10. 10. Thot decide to set up a video of their cover of Waters of Nazareth (by French duo Justice) made of live extractsand launch it on the Internet. Though it doesnt exactly follow the agenda for the singles release dates, Thot feelsthe need to offer something different at that point, to create a buzz and provide material for the next step. Onceagain, the track spreads like wildfire and Thot reaches new fans.A couple of concerts later, Grégoire decides to try the pay-what-you-want method for merchandising. The trackis sold from the stage after each gig and buyers are free to decide on its price. A genuine bond is created betweenThot and their public.Then, to launch the new track in May, he sends the track to all the fans : an email, a Bandcamp link, a personalcode for download... Its a success and fans start teasing by themselves directly on Facebook and Twitter.Then, Grégoire decides to use the open source application which allows anybody to download thetrack Moved Hills in exchange for a twitt on Twitter or clicking Like on Facebook. In parallel, he reveals thatfragments of an image are hidden inside the downloaded file and that other fragments will follow. He thenexplains that once the fragments are assembled, a link will appear and allow you to download the second track ofthe EP.Though the use of the cashmusic application does not work as well as expected, the quest for fragments draws inmore fans than ever before. The purpose? More teasing before the forthcoming official EP release planned forJune 21st : again, Bandcamp will be used to release the EP. Grégoire also creates a physical version of it in theform of an 8-page leaflet including artwork, lyrics and a 3-track CD (with unreleased track). Limited to 30 copiesat a minimum price of 7 euros. Some even go for 10 or 15 euros (Average price for our Fig. 2&3 book : 12 Euros.It is now sold out).. The fans remain supportive. And theres so much more to be done...…Continuing to build upon the relationship with fans with a remix battle, release an acoustic video, then newsingle video... And the album, at the end of this year. Maybe another single before then to follow the announcedtour dates. It is yet to be decided. Grégoire is willing to remain as reactive as possible, to quickly adapt to needsand possibilities. 10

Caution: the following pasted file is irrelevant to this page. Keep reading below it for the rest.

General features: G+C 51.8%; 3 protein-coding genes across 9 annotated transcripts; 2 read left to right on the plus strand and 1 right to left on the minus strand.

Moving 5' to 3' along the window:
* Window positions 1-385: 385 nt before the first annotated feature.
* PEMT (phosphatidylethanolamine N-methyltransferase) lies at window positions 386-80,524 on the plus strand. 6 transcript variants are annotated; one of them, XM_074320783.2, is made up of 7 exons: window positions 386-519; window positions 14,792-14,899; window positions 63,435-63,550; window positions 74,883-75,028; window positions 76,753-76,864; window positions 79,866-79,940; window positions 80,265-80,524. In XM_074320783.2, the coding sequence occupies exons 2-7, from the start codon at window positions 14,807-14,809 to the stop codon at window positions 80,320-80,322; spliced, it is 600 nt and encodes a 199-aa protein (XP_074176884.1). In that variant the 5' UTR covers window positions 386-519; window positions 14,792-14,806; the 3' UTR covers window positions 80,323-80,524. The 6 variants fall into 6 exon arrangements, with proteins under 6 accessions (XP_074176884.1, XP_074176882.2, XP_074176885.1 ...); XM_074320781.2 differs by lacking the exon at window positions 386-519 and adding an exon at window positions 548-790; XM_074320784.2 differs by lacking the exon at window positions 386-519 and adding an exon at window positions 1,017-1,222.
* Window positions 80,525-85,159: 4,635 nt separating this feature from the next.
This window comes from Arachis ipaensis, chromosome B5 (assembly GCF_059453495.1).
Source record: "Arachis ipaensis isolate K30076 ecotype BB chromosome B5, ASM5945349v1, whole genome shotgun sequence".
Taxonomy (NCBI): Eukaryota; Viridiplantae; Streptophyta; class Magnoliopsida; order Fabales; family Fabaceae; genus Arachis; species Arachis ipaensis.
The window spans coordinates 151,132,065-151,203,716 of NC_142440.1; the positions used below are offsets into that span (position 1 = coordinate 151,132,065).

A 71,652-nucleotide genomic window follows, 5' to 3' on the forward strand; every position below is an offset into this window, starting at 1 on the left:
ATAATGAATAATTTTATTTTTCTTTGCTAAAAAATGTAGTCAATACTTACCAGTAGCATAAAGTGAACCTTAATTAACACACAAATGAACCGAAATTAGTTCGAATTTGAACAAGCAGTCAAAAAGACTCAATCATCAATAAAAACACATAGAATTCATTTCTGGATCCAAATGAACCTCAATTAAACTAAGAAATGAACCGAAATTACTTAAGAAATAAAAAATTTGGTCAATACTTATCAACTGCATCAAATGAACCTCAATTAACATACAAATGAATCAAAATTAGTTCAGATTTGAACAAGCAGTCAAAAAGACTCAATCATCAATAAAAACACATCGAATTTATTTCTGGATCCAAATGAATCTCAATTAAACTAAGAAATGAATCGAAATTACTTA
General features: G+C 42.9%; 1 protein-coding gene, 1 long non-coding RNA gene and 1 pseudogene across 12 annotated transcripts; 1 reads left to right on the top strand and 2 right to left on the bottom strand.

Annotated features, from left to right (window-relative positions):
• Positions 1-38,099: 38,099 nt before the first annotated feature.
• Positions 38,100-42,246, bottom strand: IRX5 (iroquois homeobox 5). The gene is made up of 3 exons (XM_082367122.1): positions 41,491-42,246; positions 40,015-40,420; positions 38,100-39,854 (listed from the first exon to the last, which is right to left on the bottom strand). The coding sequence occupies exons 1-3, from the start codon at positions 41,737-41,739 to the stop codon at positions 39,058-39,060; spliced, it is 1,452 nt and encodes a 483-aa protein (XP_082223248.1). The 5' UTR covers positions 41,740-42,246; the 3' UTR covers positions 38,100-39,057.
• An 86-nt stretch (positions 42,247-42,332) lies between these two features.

11. 11. Grégoire constantly remains in a dynamic and excited state as to what is left to be done. Theres still a longway to go but each new step confirms that this strategy is the right one for Thot, their universe, their dialogue,their position in todays context.They choose to take their time, to think about the right strategy, to build relationship, to connect, and then, 11
  12. 12. About the authorVirginie Berger, more than 12 years of experience in the media and musicindustry, former marketing and content director of MySpace France,reader for IMM, Nanterre university, Irma and author, is the founder andmusic strategist of "Dont believe the Hype", a website and a full servicemarketing and promotion company.Don’t believe the Hype the website ( isdedicated to musicians, artists, bands and people from the music industry.It gives them the tools, resources, expertise and guidance to help themtake their music career to the next level.Don’t believe the Hype the agency is a complete one stop label/artistsservices agency that implements 360 degree multi-tiered marketing andpromotion campaigns providing strategic plans, music marketing, socialmedia and website, business development, project management, mediapromotion, sync & license all under one roof.Twitter @virbergEmail virberg@gmail.comThis report is brought to you by MIDEM Contact us: info.midem@reedmidem.comMIDEM is the most important event for the world’s music community,providing valuable knowledge and connections to source business and find Visit MIDEM website - www.midem.comsolutions. MidemNet is the definitive event for monetising music in thedigital age. Follow usMIDEM/MidemNet takes place every 3rd week of January and bringstogether 7,200 professionals from more than 3,200 different companiesand 78 countries, and 400 international journalists. Download MIDEM iPhone App 12